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|"The Adventure of the Beryl Coronet"|
|Short story by Arthur Conan Doyle|
|Text available at Wikisource|
|Genre(s)||Detective fiction short stories|
|Published in||Strand Magazine|
|Publication date||May 1892|
|Series||The Adventures of Sherlock Holmes|
"The Adventure of the Beryl Coronet", one of the 56 short Sherlock Holmes stories written by Sir Arthur Conan Doyle, is the eleventh of the twelve stories collected in The Adventures of Sherlock Holmes. The story was first published in The Strand Magazine in May 1892.
A banker, Mr. Alexander Holder of Streatham, makes a loan of £50,000 (equivalent to approximately £5.76 million in 2019) to a socially prominent client, who leaves a beryl coronet—one of the most valuable public possessions in existence—as collateral. Holder feels that he must not leave this rare and precious piece of jewellery in his personal safe at the bank, and so he takes it home with him to lock it up there. He is awakened in the night by a noise, enters his dressing room, and is horrified to see his son Arthur with the coronet in his hands, apparently trying to bend it. Holder's niece Mary comes at the sound of all the shouting and, seeing the damaged coronet, faints dead away. Three beryls are missing from it. In a panic, Mr. Holder travels to see Holmes, who agrees to take the case.
The case against Arthur seems rather damning, yet Holmes is not convinced of his guilt. Why is Arthur refusing to give a statement of any kind? How could Arthur have broken the coronet (even Holmes, who has exceptionally strong hands, can barely do it) and without making any noise? Could any other people in the household be involved, such as the servants, or Mary? Could some visitor, such as the maid's wooden-legged suitor, or Arthur's rakish friend Sir George Burnwell, have something to do with what happened to the coronet? The failure to resolve the case will result in Mr Holder's dishonour, and a national scandal.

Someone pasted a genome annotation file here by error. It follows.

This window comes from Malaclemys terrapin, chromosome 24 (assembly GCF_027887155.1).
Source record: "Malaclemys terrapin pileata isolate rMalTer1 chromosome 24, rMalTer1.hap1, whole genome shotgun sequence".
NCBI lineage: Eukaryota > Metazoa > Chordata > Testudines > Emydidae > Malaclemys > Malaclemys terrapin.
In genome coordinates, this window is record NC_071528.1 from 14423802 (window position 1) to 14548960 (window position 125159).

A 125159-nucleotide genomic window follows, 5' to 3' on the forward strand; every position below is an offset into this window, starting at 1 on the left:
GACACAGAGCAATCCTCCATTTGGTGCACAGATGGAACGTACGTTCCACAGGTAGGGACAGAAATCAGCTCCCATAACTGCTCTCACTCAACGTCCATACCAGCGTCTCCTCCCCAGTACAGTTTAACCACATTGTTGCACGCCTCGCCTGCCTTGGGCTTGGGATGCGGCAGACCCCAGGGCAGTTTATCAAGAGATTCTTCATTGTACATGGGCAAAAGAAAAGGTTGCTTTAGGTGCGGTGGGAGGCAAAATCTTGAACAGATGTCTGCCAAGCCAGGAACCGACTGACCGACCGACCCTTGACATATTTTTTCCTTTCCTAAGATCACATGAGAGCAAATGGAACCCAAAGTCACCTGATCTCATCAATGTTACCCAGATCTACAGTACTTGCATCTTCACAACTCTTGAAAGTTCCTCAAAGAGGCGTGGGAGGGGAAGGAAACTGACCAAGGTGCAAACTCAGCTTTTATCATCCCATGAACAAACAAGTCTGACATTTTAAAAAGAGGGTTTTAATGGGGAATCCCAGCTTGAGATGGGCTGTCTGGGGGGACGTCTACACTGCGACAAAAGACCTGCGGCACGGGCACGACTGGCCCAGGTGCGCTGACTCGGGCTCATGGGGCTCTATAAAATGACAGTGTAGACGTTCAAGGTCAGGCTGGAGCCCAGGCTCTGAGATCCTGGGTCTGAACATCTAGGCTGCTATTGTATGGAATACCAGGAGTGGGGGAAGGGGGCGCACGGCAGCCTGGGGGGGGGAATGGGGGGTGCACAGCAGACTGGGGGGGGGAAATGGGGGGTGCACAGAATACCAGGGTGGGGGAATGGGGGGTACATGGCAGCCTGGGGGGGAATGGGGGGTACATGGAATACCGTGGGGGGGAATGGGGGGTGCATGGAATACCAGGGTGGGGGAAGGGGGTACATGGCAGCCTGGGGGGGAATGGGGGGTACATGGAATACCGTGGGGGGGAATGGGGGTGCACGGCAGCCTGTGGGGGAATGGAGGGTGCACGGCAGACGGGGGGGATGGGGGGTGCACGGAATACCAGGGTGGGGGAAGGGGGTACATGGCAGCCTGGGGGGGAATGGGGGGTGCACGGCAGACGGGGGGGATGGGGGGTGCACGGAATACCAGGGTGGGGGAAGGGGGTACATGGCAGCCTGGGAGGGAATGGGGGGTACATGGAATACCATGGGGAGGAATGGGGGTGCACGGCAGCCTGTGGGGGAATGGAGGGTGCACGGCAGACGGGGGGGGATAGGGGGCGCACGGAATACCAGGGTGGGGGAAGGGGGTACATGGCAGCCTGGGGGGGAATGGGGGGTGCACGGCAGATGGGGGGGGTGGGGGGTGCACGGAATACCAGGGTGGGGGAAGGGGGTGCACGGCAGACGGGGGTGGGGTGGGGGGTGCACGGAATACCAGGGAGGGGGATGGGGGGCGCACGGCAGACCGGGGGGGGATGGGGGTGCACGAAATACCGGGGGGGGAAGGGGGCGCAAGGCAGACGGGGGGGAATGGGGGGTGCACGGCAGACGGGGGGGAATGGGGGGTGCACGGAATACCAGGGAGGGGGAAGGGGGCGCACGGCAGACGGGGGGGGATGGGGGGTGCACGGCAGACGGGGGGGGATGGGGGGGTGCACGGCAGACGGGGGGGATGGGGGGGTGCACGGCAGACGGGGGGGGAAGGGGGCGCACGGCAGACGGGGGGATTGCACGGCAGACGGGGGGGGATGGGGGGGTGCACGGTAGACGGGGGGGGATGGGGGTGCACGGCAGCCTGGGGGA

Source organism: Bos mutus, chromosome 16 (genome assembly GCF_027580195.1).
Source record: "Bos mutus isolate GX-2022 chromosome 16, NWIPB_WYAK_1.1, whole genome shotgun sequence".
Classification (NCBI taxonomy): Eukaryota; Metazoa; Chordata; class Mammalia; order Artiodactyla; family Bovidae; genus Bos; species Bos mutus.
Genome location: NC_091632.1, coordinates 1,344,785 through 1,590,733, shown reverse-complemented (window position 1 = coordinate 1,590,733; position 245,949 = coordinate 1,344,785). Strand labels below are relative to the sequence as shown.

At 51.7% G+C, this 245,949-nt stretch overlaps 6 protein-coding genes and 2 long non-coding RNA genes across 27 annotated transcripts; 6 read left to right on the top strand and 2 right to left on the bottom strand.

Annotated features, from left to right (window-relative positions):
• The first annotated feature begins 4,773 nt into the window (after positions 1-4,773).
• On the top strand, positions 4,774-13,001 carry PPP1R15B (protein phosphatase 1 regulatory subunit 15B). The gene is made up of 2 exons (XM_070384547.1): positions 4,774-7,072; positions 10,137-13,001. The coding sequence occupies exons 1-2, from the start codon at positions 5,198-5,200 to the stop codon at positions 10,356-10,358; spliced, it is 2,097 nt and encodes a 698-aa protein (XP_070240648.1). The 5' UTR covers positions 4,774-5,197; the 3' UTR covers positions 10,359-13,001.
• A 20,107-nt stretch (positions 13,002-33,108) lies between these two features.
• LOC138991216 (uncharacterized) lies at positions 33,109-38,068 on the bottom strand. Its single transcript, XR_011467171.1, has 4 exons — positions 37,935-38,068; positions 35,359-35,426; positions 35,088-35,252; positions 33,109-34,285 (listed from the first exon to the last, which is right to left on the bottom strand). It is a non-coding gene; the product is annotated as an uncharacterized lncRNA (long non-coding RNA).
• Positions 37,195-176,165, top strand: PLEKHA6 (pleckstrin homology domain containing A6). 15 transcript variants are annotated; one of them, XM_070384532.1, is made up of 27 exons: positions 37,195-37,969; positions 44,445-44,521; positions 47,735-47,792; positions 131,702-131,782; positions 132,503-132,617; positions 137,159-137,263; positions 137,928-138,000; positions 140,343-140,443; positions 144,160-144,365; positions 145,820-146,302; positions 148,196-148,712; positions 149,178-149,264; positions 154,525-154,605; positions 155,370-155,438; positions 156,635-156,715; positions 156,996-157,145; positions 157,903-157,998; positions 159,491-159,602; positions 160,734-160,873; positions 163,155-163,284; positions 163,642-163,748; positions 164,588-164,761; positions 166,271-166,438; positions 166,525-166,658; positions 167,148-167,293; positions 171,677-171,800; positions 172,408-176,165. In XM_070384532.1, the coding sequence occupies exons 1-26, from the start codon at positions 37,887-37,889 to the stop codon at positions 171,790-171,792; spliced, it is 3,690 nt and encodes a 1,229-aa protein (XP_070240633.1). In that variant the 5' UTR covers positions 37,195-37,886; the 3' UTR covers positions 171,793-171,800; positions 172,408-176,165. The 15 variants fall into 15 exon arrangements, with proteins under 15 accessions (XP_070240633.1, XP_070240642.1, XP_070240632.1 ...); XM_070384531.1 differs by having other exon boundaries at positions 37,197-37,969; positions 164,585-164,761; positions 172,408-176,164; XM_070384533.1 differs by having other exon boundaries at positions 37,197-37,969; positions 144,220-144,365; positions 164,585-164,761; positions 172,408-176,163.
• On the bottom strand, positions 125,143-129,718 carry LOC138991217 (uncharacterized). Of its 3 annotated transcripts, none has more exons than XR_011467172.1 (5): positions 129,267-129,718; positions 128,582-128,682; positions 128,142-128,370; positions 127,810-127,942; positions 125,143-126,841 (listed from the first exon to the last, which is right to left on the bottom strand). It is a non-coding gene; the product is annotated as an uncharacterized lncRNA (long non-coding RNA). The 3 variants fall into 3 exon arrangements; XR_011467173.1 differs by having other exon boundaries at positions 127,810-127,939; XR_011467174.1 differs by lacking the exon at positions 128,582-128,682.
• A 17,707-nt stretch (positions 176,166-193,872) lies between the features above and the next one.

Holmes sets about not only reviewing the details that he learns from Holder but also by examining the footprints in the snow outside. Eventually, Holmes solves the mystery, and Holder is flabbergasted to find that his niece was in league with a notorious criminal (Sir George Burnwell), although apparently, she is unaware of his character. The two of them escape justice; however, Holmes is convinced that they will receive their punishment in due time. Arthur's motive in allowing his father to think he was the thief was that he was in love with his cousin Mary and saw her passing the coronet to Burnwell outside the window. (The coronet was broken when Arthur was struggling to wrench it from Burnwell's grasp.) Holmes regains the jewels after threatening Sir George at gunpoint with an offer of £1,000 apiece (for each of the 3 beryls); Burnwell is shocked at Holmes' offer—he had already sold them to a fence for £600. With the additional offer of no prosecution, Holmes buys the beryls from the fence for £3,000; Holmes receives £4,000 compensation but sternly scolds Holder that he owes his son an apology for erroneously assuming Arthur had stolen the coronet.